Why the government’s public sector pay rise is not what it seems

One million workers will get a salary increase – but in reality, it’s just a smaller pay cut.

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Finally, it’s the end of the public sector pay cap. According to headlines, at least.

The government is increasing the salaries of over one million workers, departing from the public sector pay cap implemented by former chancellor George Osborne. This capped public sector pay rises at one per cent since 2013, after state pay freezes since 2010.

Following Theresa May’s announcement last year that this cap would be lifted – resulting in new pay deals for prison staff, police and some NHS workers – the government has indicated that more money will soon be paid to the armed forces, teachers and doctors.

But before we herald the “end of austerity” and applaud the government for throwing out the pay cap, let’s have a look at what these pay rises really mean.

It’s not a pay rise – it’s just a smaller pay cut

Since Osborne imposed austerity on the UK when the Conservatives came into government with the Lib Dems in 2010, the public sector has seen its wages tightened.

A pay freeze announced in 2010’s emergency budget (which came in the following year) preceded 2013’s public sector pay cap, and only last year did May begin to exceed the one per cent ceiling on pay increases.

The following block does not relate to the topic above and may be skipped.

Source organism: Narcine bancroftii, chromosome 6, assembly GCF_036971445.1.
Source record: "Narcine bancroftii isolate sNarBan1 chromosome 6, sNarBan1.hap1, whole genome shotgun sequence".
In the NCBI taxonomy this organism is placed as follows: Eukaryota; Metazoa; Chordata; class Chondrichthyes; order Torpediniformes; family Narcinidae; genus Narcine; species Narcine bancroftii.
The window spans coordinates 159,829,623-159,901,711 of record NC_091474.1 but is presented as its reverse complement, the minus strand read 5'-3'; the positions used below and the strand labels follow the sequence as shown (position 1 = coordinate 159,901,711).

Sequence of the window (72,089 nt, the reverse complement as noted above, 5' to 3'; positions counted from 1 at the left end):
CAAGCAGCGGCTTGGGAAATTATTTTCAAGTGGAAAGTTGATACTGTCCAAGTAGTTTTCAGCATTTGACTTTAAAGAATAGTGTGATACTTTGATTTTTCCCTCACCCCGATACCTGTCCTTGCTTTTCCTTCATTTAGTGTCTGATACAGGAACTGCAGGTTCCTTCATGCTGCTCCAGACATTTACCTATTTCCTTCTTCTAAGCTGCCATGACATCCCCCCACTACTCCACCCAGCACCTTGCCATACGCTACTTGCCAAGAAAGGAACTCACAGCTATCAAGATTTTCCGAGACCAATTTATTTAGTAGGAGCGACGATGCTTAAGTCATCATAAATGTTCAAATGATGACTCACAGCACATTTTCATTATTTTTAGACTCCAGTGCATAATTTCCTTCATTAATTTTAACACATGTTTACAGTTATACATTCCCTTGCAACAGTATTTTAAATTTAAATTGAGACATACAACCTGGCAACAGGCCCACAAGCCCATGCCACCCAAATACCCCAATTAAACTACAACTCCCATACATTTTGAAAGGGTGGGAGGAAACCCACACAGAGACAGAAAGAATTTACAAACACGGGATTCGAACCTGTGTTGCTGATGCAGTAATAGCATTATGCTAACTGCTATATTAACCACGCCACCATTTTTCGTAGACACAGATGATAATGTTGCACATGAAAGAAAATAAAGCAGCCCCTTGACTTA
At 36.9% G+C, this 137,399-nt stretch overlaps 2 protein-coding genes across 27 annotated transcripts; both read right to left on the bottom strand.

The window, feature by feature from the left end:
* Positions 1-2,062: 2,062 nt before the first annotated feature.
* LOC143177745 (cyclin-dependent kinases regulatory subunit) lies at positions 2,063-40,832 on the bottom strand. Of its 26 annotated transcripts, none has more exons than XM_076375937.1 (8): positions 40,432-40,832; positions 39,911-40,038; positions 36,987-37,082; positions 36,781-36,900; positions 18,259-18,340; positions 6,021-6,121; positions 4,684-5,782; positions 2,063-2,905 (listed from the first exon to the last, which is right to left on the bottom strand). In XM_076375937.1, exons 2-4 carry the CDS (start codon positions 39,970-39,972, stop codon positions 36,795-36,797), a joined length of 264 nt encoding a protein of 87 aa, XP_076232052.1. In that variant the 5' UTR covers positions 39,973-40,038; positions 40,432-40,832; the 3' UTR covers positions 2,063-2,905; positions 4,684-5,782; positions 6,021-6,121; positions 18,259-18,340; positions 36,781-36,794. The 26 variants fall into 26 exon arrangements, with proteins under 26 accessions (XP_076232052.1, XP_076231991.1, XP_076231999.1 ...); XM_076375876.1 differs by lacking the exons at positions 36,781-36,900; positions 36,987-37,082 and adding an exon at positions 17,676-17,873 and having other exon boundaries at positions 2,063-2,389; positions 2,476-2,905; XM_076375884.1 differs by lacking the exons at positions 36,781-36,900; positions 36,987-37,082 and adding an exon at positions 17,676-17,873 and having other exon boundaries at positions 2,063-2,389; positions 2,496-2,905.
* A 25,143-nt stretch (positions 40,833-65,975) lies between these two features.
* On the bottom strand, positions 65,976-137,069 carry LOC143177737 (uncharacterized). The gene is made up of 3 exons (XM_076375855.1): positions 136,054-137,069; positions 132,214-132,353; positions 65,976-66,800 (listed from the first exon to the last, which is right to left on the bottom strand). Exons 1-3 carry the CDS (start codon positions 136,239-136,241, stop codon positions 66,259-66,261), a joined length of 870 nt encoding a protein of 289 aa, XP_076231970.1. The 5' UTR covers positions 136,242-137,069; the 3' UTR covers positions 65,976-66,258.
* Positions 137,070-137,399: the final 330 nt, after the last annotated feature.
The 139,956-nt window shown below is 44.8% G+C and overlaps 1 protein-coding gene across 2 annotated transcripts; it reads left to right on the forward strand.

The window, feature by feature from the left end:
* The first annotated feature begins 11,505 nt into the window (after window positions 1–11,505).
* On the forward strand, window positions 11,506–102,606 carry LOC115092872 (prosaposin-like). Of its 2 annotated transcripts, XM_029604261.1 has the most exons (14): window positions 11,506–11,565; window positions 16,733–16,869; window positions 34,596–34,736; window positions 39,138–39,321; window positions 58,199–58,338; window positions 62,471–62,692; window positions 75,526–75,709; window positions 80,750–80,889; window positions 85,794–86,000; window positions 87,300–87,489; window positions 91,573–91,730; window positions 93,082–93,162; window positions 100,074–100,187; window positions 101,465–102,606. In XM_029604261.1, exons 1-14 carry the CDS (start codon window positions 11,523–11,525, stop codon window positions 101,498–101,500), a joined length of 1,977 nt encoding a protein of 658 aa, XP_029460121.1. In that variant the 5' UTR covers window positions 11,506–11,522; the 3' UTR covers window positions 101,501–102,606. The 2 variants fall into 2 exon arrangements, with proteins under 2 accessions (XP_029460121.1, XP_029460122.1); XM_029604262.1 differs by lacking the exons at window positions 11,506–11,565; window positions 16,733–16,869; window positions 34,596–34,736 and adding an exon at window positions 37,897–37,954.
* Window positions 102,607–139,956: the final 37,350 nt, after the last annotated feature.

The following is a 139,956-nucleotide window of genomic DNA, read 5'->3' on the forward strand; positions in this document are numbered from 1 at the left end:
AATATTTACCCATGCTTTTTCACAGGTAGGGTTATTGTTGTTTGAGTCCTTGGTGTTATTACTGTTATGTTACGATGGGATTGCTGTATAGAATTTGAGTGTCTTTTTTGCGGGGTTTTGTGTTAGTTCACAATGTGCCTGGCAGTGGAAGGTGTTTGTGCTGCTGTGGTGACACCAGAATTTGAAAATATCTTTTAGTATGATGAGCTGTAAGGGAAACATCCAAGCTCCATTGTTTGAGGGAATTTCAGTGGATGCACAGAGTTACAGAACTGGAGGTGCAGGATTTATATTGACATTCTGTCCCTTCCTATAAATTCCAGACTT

This means state workers have had a pay restriction for seven years now.

The changes set to be announced by the government won’t make up for this. While we haven’t had the official announcement, the story trailed in the Sun says the average pay increase will be two per cent – with the upper limit being 3.5 per cent.

Neither of these are enough to make up for the years of restricted pay workers have endured.

It’s below inflation

Union representatives argue for a five per cent rise to make up for the years of pay cuts in real terms. The Labour leader Jeremy Corbyn supports this proposed increase, saying his party would fund it with tax rises.

The expected two per cent average rise is still below the level of inflation (2.4 per cent), which means it simply spells less of a pay cut rather than a pay rise.

The money comes from more cuts

The pay increases are not expected to be funded by the Treasury, according to the BBC. This means that individual government departments are going to have to make their own cuts to find the money to fund them.

As no new funds are being made available, this means services will suffer at the expense of the pay rises, as my colleague Patrick explains.

So it’s not really providing extra money for workers – it’s moving cuts around. This signals that the government’s attitude towards the public sector hasn’t changed at all.

Anoosh Chakelian is the New Statesman’s Britain editor.

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